Meet Osborne Macharia’s Club of Elite Little People Fighters

Digital photographer Osborne Macharia tackles dwarfism, often stigmatized in Kenya, in his latest conceptual editorial.

Kenyan architect by trade-turned-digital conceptual photographer Osborne Macharia has quite the imagination.

The Cannes Lions-prize-winner knows how to wrap fans around his finger with fictional, avant garde works such as Kabangu: Kenyan collective of eccentric hip-hop grandpas and Nyane: Kenya’s league of extraordinary grannies.

Macharia keeps us guessing with his latest editorial, capturing little people warriors of fanciful fight club network, Mengo, who brawl every month in an abandoned warehouse located in Nairobi, and as part of illegal fight clubs sponsored by former combatants around the globe. We meet four fighters Dudus, Sonko, Mrefu, Mangaritos, each with a unique backstory including exhaustive training since five-years-old, who form the elite Kenyan battle squad.

By focusing his photographs on “people of small stature,” often stigmatized in Kenya, Macharia makes it his objective to “portray them as this strong, energetic and vibrant people.” He along with his regular collaborator Kevin Abraham, who handled styling, props and production for this and previous narratives, partnered with Short Stature Society of Kenya (SSSK) to find their models. Each were responsible for picking their own character names. It was through this collaboration with SSSK that Macharia and Abraham were able to bring their larger-than-life vision to fruition.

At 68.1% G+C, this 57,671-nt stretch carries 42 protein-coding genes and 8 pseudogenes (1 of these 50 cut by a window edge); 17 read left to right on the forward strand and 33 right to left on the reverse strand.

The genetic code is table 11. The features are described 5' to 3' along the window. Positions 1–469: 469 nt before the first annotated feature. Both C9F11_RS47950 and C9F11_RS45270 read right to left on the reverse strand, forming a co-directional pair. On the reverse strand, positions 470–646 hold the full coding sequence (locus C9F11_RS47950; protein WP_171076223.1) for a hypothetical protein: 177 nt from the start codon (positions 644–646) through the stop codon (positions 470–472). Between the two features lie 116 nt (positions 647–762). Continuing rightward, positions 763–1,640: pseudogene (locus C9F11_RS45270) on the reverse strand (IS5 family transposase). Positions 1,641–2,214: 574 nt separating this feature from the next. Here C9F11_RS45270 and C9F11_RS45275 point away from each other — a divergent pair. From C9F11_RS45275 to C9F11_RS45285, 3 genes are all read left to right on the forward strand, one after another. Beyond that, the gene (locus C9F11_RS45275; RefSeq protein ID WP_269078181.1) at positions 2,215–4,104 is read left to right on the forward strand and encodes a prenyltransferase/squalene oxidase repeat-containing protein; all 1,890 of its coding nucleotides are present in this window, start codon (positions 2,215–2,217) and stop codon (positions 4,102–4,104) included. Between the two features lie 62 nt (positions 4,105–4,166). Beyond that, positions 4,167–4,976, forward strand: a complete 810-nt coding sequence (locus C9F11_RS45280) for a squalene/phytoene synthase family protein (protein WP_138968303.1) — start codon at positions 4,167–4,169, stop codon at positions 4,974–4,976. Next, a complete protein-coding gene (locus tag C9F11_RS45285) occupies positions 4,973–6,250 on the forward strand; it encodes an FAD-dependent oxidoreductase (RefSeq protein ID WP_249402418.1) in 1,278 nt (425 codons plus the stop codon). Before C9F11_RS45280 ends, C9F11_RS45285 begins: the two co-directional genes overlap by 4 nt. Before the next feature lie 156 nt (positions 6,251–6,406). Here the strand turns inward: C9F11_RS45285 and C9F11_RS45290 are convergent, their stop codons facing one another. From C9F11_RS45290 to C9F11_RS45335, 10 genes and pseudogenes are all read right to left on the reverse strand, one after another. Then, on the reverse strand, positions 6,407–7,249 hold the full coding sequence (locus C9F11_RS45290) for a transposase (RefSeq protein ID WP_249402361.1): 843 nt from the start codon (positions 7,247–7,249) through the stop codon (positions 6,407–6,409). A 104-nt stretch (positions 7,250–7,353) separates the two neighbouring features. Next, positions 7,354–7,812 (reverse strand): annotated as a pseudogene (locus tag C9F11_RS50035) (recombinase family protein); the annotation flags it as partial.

"Traditionally if one was given the brief to photograph people living with dwarfism, it would be the same old direction of pity, disability and the need for help," Macharia says. "This was taking a different approach."

Marvel at Macharia’s fictional editorial below, and see how it all came to life in the video above.


Interview: Terri Is Stepping Out of the Shadows

We talk to the Wizkid-signed artist about the story behind the massive hit "Soco" and his latest Afro Series EP.

Certain afrobeats songs have made in-roads in international markets and paved the way for the genre's ceaselessly-rising widespread recognition. Among these history-defining songs were D'banj's "Oliver Twist," Tekno's "Pana," Davido's "If" & "Fall," Runtown's "Mad Over You," and of course, Wizkid's "Soco." Wizkid released "Soco" under his label imprint, Starboy Entertainment in March 2018, and the song spread like wildfire across Africa and beyond. "Soco" was an Afro-pop wonder delivered at a time when the 'afrobeats to the world' movement was gathering steam, further cementing its electric nature. The Northboi-produced song was co-signed by celebrities across the world like Rihanna, Cardi B, and Paul Pogba and has accrued well over a hundred million streams across streaming platforms worldwide.

"Soco" was not only a trailblazer amongst mid-2010s afrobeats records, it was also the introduction of the first Wizkid-signed artist, Terri. Just weeks before "Soco" was released, Terri was discovered by Wizkid's longtime producer, Mutay, who saw him covering the song "Oshe" on social media.

Before "Soco," Terri Akewe was well on his way to fame. At fifteen, he had performed at street carnivals in his neighbourhood and, one time, was carried all the way home by neighbours after winning a Coca-Cola sponsored singing competition. Before his life-changing meeting with Wizkid, Terri had a seven-track EP ready for release, as well as a viral song titled "Voices." "One time I was on set with the video director T.G Omori, he told me that 'Voices' was the first time he heard of me" Terri tells me as we settle on a plush couch at his home in Lagos.

Regardless of Terri's initial career trajectory; signing to a label headed by afrobeats' biggest superstar was bound to accelerate his musical journey, and at the same time, cast a huge shadow of expectation on his career, especially given a debut as spectacular as "Soco." With his latest EP, Afro Series, powered by the sensational single "Ojoro," one thing is clear: Terri is stepping out of the shadows into his own spotlight and he is doing it on his own terms.

This interview has been edited and condensed for clarity.

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